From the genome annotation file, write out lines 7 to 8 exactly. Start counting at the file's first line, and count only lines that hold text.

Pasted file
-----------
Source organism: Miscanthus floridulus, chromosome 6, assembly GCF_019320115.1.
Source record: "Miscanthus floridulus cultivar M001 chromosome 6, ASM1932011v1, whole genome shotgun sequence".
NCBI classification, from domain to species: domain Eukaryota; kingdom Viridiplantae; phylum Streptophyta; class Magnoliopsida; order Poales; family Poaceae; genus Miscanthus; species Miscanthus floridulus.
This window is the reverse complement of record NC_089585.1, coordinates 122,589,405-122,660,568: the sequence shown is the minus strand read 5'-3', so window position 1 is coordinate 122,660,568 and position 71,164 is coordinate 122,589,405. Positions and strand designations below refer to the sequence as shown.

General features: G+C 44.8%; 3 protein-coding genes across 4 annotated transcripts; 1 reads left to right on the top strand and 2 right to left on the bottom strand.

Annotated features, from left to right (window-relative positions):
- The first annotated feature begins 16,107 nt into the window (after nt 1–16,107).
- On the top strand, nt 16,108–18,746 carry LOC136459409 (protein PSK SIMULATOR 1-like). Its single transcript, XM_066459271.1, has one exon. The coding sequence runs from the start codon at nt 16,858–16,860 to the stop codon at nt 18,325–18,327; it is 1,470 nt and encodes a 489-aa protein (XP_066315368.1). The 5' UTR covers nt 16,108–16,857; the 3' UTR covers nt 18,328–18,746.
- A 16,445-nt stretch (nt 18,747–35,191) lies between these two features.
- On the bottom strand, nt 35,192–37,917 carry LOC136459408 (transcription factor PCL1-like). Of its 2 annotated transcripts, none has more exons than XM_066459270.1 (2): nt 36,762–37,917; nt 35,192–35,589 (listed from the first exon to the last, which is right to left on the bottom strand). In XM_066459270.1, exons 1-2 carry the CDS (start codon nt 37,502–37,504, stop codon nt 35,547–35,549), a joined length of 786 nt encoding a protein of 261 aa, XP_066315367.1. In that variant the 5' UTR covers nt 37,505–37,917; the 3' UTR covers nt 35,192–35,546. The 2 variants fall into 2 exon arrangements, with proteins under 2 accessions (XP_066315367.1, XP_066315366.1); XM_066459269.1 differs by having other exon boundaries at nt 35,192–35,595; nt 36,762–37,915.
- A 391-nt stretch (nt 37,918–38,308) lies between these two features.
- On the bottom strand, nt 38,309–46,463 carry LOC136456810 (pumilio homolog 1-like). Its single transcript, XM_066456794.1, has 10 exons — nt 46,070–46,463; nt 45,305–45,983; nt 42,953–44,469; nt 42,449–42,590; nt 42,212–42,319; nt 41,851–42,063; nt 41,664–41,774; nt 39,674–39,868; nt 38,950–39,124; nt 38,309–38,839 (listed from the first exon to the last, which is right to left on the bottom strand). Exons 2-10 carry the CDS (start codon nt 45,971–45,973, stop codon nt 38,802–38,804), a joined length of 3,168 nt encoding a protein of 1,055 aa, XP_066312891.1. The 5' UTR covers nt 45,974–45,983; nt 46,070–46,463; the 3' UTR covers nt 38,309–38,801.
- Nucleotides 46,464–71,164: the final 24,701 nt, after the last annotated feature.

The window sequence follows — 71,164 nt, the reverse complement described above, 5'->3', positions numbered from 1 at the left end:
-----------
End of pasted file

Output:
- The first annotated feature begins 16,107 nt into the window (after nt 1–16,107).
- On the top strand, nt 16,108–18,746 carry LOC136459409 (protein PSK SIMULATOR 1-like). Its single transcript, XM_066459271.1, has one exon. The coding sequence runs from the start codon at nt 16,858–16,860 to the stop codon at nt 18,325–18,327; it is 1,470 nt and encodes a 489-aa protein (XP_066315368.1). The 5' UTR covers nt 16,108–16,857; the 3' UTR covers nt 18,328–18,746.